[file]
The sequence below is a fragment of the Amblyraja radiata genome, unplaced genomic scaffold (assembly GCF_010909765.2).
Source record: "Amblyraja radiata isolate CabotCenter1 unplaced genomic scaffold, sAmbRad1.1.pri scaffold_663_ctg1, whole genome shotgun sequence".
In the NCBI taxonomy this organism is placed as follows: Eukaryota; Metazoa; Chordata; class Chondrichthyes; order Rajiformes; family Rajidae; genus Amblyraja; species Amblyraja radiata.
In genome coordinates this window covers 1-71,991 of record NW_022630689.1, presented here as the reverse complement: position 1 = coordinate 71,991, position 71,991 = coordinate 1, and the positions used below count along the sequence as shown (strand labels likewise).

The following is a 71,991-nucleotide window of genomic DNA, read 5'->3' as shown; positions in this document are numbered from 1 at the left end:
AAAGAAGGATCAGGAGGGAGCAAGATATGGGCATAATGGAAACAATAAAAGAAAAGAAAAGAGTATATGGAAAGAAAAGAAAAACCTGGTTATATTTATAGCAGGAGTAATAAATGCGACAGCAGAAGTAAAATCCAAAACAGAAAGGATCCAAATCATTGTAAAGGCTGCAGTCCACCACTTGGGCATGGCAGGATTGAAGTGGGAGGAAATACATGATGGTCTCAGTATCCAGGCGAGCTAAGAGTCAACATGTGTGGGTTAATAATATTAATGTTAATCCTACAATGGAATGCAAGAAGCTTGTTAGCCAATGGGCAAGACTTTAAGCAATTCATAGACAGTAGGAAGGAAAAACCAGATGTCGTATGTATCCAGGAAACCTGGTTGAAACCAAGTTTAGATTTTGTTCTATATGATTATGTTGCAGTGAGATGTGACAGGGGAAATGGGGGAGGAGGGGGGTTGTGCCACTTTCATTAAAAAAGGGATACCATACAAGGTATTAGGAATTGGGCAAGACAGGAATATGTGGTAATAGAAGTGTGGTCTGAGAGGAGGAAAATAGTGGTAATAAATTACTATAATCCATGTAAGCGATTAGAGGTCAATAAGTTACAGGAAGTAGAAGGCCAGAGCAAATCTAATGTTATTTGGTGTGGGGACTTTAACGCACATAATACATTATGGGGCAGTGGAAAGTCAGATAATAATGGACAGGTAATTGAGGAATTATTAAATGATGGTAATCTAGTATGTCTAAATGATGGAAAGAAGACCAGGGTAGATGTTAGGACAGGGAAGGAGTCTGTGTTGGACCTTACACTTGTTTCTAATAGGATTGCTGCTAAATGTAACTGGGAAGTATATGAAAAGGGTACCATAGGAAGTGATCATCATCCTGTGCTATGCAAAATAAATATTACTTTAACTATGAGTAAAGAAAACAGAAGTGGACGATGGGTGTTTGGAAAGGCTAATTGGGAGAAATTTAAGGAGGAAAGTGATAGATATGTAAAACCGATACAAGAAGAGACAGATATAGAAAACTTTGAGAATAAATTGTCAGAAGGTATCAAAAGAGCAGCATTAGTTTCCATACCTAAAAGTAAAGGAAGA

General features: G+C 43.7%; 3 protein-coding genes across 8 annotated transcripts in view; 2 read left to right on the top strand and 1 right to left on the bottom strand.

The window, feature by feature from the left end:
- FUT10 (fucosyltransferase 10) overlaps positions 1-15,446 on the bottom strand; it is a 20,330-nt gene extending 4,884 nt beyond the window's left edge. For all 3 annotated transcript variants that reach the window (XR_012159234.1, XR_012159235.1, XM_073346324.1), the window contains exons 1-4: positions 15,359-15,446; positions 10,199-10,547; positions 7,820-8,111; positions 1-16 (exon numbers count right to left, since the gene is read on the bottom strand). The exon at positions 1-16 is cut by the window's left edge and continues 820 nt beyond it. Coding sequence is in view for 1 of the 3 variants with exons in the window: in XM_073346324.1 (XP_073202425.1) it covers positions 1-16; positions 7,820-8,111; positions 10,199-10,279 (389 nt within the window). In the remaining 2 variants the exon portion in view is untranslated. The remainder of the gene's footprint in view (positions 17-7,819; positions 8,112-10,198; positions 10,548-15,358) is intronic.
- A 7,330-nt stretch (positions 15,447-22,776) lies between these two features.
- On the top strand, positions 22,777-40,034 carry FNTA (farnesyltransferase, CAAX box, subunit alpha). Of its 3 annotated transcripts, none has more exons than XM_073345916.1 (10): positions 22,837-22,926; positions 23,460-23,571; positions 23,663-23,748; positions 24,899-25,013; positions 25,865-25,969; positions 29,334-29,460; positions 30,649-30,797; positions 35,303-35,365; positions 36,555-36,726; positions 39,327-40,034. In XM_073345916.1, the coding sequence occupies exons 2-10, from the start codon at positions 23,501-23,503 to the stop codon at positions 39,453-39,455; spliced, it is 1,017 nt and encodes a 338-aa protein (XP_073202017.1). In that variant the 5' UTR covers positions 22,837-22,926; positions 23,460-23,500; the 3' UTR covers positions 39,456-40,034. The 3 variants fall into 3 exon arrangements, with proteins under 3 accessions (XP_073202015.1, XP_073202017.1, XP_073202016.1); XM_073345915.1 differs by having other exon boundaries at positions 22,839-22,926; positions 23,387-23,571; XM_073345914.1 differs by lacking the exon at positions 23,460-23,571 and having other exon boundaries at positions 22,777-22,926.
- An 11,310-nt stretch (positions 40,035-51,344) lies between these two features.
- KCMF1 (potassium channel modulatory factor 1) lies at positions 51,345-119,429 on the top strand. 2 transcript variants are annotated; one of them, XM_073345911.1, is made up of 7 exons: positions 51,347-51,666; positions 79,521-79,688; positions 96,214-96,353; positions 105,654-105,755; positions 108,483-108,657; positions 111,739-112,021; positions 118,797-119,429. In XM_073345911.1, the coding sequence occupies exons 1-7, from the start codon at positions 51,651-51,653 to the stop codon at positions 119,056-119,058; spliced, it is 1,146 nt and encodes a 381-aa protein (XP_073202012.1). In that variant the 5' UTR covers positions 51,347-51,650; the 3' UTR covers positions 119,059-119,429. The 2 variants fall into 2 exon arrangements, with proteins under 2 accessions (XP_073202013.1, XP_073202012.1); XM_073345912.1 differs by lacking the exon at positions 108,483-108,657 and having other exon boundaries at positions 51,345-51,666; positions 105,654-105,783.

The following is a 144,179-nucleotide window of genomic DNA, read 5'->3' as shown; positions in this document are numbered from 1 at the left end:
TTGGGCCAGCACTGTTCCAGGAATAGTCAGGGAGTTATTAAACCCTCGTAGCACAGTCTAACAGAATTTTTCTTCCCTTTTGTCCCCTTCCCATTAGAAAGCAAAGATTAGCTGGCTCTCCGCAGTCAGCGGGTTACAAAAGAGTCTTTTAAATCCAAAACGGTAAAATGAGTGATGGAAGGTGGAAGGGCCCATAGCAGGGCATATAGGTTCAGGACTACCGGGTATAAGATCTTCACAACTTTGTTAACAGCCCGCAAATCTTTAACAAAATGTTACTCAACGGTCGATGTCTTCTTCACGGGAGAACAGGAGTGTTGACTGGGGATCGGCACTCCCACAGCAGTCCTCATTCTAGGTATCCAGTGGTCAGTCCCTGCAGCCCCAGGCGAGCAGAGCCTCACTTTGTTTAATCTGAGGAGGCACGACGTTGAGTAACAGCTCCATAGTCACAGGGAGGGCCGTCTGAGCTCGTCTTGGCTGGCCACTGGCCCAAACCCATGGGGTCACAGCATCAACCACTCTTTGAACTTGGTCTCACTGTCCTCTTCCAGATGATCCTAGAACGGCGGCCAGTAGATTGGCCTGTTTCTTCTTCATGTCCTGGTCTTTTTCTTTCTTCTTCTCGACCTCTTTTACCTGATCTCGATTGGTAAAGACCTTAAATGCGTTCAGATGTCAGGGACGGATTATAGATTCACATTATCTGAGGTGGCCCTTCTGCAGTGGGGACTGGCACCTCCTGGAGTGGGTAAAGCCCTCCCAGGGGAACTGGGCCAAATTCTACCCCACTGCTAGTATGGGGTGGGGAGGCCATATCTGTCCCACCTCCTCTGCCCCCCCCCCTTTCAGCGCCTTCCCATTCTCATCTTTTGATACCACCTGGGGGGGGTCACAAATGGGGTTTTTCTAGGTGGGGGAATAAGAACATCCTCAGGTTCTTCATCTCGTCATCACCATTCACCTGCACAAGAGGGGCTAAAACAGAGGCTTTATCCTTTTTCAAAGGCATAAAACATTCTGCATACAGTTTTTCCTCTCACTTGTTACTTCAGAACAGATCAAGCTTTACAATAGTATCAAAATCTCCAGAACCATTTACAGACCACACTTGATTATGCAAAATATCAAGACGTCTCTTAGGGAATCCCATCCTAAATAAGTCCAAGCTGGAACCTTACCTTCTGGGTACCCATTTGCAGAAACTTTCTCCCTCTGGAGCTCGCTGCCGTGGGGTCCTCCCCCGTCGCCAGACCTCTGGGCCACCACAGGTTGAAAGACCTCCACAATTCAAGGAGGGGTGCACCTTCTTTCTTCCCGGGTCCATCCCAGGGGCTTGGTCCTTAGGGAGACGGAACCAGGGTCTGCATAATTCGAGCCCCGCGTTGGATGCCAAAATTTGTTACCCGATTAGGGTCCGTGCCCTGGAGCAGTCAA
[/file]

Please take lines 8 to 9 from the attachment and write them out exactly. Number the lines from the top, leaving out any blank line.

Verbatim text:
The window, feature by feature from the left end:
- FUT10 (fucosyltransferase 10) overlaps positions 1-15,446 on the bottom strand; it is a 20,330-nt gene extending 4,884 nt beyond the window's left edge. For all 3 annotated transcript variants that reach the window (XR_012159234.1, XR_012159235.1, XM_073346324.1), the window contains exons 1-4: positions 15,359-15,446; positions 10,199-10,547; positions 7,820-8,111; positions 1-16 (exon numbers count right to left, since the gene is read on the bottom strand). The exon at positions 1-16 is cut by the window's left edge and continues 820 nt beyond it. Coding sequence is in view for 1 of the 3 variants with exons in the window: in XM_073346324.1 (XP_073202425.1) it covers positions 1-16; positions 7,820-8,111; positions 10,199-10,279 (389 nt within the window). In the remaining 2 variants the exon portion in view is untranslated. The remainder of the gene's footprint in view (positions 17-7,819; positions 8,112-10,198; positions 10,548-15,358) is intronic.